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Fever 10: Fever | Boston Children’s Hospital

Fever (0-12 Months)

Is this your child’s symptom?

  • An abnormal high body temperature
  • Fever is the only symptom. Your child has a true fever if:
  • Rectal (bottom), Ear or Forehead temperature: 100.4° F (38.0° C) or higher
  • Under the arm (armpit) temperature: 99° F (37.2° C) or higher
  • Caution: Ear temperatures are not accurate before 6 months of age
  • Caution: Forehead temperatures must be digital. Forehead strips are not accurate.

Causes of Fever

  • Overview. Almost all fevers are caused by a new infection. Viruses cause 10 times more infections than bacteria. The number of germs that cause an infection are in the hundreds. Only a few common ones will be listed.
  • Viral Infections. Colds, flu and other viral infections are the most common cause. Fever may be the only symptom for the first 24 hours. The start of viral symptoms (runny nose, cough, loose stools) is often delayed. Roseola is the most extreme example. Fever may be the only symptom for 3 to 5 days. Then a rash appears.
  • Bacterial Infections. A bladder infection is the most common cause of silent fever in girls.
  • Vaccine Fever. Fever with most vaccines begins within 12 hours. It lasts 2 to 3 days. This is normal and harmless. It means the vaccine is working.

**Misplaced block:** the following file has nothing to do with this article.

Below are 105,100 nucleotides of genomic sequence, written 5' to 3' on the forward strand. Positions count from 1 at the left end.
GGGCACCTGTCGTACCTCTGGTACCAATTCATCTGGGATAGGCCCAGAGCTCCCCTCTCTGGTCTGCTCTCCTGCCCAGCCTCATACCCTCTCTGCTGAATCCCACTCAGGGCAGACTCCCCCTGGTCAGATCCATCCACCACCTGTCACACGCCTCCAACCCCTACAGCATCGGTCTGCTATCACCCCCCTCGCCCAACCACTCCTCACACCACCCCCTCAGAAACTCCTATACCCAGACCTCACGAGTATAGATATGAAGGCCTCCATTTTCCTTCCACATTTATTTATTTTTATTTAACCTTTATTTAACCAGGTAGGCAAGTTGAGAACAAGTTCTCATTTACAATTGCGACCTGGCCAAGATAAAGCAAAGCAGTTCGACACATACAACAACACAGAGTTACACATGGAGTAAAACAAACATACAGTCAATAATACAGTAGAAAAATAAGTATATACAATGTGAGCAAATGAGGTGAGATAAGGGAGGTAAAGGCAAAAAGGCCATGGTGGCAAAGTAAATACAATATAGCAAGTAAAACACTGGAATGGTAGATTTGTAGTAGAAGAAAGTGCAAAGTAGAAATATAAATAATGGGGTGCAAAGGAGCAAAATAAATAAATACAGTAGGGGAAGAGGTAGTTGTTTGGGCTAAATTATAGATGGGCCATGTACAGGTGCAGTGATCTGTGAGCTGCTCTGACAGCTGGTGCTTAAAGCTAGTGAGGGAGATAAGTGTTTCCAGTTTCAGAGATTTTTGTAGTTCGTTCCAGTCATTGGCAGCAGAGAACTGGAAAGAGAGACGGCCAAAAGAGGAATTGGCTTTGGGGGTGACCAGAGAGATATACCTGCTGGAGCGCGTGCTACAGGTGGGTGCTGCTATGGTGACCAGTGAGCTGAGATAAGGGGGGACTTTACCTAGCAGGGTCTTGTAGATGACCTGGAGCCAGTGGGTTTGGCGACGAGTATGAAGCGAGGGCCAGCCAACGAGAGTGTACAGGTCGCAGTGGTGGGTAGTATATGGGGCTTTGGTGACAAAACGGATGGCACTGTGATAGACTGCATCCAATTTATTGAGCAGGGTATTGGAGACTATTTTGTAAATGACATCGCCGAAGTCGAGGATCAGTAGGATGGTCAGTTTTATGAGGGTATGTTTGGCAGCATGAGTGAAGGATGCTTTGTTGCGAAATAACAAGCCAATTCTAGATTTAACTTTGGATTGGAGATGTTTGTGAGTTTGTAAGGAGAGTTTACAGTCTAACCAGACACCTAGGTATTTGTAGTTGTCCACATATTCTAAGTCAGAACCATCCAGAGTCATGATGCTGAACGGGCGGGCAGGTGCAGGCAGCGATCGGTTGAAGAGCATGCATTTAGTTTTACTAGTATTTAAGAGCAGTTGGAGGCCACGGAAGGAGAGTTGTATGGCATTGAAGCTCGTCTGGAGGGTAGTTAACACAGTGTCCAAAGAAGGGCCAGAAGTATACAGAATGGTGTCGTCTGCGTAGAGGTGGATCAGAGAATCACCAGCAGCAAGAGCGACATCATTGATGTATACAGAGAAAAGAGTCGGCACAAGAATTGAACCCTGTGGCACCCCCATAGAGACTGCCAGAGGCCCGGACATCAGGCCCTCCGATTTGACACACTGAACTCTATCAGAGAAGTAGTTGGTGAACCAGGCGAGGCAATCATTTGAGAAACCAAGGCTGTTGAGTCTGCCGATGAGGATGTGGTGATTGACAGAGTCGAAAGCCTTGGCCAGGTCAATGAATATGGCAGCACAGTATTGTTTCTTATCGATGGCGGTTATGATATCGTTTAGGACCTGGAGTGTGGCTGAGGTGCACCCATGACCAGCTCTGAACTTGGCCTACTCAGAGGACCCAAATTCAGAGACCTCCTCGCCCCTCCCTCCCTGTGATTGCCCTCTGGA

• Newborn Fever (Serious). Fever that occurs during the first 3 months of life can be serious. All of these babies need to be seen as soon as possible. The fever may be due to sepsis (a bloodstream infection). Bacterial infections in this age group can get worse quickly. They need rapid treatment.
  • Meningitis (Very Serious). A bacterial infection of the membrane that covers the spinal cord and brain. The main symptoms are a stiff neck, headache and confusion. Younger children are lethargic or so irritable that they can’t be consoled. If not treated early, can suffer brain damage.
  • Overheated. The fever is usually low grade. Can occur during heat waves or from being overdressed. The temp becomes normal in a few hours after moving to a cooler place. Fever goes away quickly with rest and drinking extra fluids.
  • Not Due to Teething. Research shows that “getting teeth” does not cause fevers.

Fever and Crying

  • Fever on its own shouldn’t cause much crying.
  • Frequent crying in a child with fever is caused by pain until proven otherwise.
  • Hidden causes can be ear infections, kidney infections, sore throats and meningitis.

Normal Temperature Range